United in Powerlessness

The war between Georgia and Russia has shown just how powerless Europe is to resolve crises, militarily or diplomatically. Will Brussels ever take responsibility for its own neighborhood?

As the crisis in the Caucasus unfolds, Europe is a bit player. Although the Eastern European states-"New Europe," in Donald Rumsfeld's inimitable words-have been nervously watching Moscow, the traditional European powers, which possess the most serious militaries, have demonstrated little interest in confronting Russia. French (and European Union) President Nicolas Sarkozy has played the role of mediator, but that offers Eastern Europe little reassurance. America is again more seriously engaged in a global crisis in which Europe should be taking the lead.

The war between Georgia and Russia obviously is an ugly tragedy. Russia had plausible justification for responding to Georgia's attack on South Ossetia, though Moscow applied disproportionate force to achieve other ends. Nevertheless, the Caucasus never has been viewed as strategic by America. If anything is at stake in that region, it affects Europe, not America.  Washington once concentrated on preventing hostile domination of the Eurasian land mass. Protecting a former Soviet province seeking to suppress secessionist sentiments in an even smaller territory of the former Soviet Union doesn't come close as a replacement objective.

There is little else at issue for America. Despite careless talk of a new cold war, Russia is not turning back into the USSR. European strategic affairs are returning to pre-World War I great-power competition rather than the global hegemonic competition that characterized the cold war. Washington need not worry about a hostile power dominating Eurasia. In fact, even an assertive Russia has few issues in serious conflict with America. The most important one, Iran, is peripheral to Europe.

In contrast, the status and comfort of Eastern Europe-a region dominated by the Soviet Union during the cold war-matters little to U.S. security.  The Caucasus is even less important, and certainly is not worth an American defense guarantee, whether within or without NATO.

The Europeans have a different perspective. Moscow's advance in Georgia does not foreshadow an assault on Berlin, Paris or London, as Georgia's Mikheil Saakashvili suggested. And Russia's influence over the energy pipelines traversing Georgia is overstated; the price for interrupting pipeline traffic through Georgia would be far greater than any advantage won. More significant, however, is the principle of Russian nonintervention in its neighbors' affairs. Estonia, Latvia, Lithuania and Poland issued a statement in the name of "the leaders of once-captive nations of Eastern Europe" expressing "a deep concern over the Russian Federation's actions towards Georgia." Western Europe also benefits from the buffer of an independent and relatively democratic Eastern Europe.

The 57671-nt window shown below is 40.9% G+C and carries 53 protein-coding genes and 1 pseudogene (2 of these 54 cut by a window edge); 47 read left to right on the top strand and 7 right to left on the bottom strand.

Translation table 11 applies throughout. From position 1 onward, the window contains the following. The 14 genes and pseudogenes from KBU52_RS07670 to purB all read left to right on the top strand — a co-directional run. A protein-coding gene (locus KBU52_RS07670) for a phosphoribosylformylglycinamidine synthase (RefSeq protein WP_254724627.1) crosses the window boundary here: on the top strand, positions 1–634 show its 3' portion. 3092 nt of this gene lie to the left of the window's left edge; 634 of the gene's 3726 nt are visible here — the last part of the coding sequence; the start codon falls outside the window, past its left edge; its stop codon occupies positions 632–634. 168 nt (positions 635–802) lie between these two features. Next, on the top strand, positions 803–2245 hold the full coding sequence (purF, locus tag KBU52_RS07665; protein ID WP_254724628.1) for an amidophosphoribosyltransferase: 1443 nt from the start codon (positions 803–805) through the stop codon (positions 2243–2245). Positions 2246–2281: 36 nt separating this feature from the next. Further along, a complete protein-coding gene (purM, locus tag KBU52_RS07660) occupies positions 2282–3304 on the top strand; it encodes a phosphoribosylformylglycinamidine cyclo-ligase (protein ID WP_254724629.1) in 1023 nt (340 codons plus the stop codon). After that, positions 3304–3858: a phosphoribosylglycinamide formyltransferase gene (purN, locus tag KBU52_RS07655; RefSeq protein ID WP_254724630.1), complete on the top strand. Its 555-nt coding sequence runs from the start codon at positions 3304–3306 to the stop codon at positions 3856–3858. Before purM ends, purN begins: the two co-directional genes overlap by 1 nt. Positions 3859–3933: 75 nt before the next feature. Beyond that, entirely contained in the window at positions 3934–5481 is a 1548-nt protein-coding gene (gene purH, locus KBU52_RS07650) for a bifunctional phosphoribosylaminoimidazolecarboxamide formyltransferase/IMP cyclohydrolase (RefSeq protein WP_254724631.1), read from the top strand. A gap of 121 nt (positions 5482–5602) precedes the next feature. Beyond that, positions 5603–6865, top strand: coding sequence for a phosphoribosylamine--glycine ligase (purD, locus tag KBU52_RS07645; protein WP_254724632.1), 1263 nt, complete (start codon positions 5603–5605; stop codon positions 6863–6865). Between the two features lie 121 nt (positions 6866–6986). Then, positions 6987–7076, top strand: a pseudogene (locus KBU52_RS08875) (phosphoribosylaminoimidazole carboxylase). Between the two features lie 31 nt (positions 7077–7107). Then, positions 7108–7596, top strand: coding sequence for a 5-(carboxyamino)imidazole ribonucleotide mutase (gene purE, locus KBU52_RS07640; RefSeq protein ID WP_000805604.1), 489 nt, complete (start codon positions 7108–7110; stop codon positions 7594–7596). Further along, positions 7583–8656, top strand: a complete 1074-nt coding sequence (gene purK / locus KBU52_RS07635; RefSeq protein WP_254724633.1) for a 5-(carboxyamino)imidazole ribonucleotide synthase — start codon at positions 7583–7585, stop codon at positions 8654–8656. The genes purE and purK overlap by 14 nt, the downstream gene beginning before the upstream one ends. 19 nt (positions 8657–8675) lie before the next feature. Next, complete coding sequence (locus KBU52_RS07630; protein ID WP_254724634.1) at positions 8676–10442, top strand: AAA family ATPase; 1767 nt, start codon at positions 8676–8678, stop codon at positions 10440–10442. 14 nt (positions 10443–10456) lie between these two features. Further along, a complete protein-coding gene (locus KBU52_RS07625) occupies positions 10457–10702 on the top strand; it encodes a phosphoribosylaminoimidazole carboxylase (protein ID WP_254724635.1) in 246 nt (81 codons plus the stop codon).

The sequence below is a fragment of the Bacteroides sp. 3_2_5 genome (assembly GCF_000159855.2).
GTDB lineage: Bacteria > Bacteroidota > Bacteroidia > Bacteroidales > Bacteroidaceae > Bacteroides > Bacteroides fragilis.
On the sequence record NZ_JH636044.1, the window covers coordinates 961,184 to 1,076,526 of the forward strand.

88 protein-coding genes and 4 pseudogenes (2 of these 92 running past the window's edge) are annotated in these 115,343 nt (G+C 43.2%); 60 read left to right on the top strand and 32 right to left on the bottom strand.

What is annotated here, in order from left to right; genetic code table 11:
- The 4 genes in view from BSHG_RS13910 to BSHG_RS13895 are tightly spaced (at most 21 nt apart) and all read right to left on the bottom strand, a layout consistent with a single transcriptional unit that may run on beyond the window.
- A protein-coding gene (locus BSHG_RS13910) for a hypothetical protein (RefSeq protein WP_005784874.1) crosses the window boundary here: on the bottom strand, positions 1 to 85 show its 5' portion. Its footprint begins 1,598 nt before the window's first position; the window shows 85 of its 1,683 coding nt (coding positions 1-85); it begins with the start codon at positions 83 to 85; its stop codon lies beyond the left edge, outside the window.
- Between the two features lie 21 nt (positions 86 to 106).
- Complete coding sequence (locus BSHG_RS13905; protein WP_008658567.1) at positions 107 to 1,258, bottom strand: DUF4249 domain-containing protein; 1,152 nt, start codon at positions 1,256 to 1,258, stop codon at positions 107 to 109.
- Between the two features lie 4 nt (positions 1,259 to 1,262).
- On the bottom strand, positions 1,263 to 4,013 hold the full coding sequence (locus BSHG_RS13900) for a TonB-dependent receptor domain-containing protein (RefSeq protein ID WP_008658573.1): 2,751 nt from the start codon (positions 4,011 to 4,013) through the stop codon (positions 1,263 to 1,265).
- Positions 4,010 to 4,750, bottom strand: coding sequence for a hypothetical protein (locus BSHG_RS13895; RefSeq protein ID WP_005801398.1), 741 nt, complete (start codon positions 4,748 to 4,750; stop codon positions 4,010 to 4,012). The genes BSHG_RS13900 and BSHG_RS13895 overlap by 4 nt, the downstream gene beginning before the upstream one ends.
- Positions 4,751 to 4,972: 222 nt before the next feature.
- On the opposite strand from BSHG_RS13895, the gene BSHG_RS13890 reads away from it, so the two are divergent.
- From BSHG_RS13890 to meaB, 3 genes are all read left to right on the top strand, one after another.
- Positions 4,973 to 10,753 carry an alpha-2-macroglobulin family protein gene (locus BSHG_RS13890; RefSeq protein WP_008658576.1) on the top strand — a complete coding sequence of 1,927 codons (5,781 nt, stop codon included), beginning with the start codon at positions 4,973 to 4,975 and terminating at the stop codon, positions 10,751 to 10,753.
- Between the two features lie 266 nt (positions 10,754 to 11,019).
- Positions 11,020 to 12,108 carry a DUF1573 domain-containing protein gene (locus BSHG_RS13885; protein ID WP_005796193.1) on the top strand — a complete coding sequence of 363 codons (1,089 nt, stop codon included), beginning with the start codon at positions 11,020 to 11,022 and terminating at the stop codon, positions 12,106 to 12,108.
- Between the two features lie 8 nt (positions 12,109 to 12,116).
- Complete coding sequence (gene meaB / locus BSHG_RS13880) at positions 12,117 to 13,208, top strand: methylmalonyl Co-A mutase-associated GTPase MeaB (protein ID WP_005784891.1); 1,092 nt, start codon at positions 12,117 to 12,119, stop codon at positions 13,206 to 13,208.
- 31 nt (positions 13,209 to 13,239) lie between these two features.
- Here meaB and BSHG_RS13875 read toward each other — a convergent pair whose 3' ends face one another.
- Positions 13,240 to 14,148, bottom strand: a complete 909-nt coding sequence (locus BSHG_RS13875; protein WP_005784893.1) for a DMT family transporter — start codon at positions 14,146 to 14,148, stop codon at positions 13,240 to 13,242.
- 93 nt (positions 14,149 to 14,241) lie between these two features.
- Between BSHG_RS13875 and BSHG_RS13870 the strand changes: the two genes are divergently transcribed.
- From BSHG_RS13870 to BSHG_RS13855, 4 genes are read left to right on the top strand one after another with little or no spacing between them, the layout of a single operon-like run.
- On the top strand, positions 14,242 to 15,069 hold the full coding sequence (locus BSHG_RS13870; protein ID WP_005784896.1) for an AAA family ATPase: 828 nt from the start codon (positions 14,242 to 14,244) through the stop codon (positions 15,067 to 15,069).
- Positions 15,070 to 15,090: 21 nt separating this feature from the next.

Today countries like Poland prefer to rely on Washington for security. But interest rather than sentiment should drive U.S. policy, especially when it comes to issuing military guarantees, deploying troops, and ultimately risking wars. There's no justification for Washington taking these actions for countries which aren't important for U.S. security.

Thus, reassuring "New Europe" should be the job of "Old Europe," not of America. Part of Europe's task is diplomatic. Europe also could impose economic sanctions and freeze relations. Finally, Europe could enhance its military capability.

The Europeans once were real military powers-often to the detriment of their peoples, who suffered the most from seemingly endless wars. Since then the Europeans, while not exactly disarmed, have left the bulk of defense worries to the United States. This policy probably made sense in the 1950s and 1960s. The Europeans were still recovering economically and suspicion of Germany remained high.  

But over time Europe came to view the American security guarantee as an entitlement.  Despite the continent's economic recovery, NATO's European members remained reluctant to do more for their own defense. Nothing has changed. Indeed, peace has relaxed what little pressure existed to create more effective militaries. In general the Europeans prefer to deploy troops where they won't be shot at. There's nothing wrong in principal with that attitude, but it means Europe is essentially of no account geopolitically. Indeed, Europe is unable to deal with anything other than a minor security contingency on its own continent. Which is one reason the EU has done essentially nothing about Russia's response to Georgia's aggressiveness.

Of course, the EU also has divided over what to do about Russia. The Economist quoted one European official as saying that "The spectrum of views in the EU is very wide," ranging "from cold warriors to appeasers." Lithuanian Foreign Minister Petras Vaitiekunas focused on Russia, arguing that there had to be consequences for Moscow's "unacceptable and unproportional" use of force. However, other Europeans emphasized Tbilisi's provocative attack on South Ossetia. For instance, an unnamed French official characterized Georgian behavior as "mad" and a bad "gamble," while President Sarkozy called Russia's concerns "perfectly normal." Italian Foreign Minister Franco Frattini said that "it doesn't behoove us to pit ourselves against Russia" and that "this war has pushed Georgia further away" from Europe. Cyprus emphasized the importance of the EU playing a role as a neutral arbiter, a position reflected in the proposal for Europe to send peace monitors to Georgia. But Europe needs to decide whether it will be permanently flaccid militarily. President Sarkozy has proposed modernizing the French military and creating a deployable European force of sixty thousand troops.

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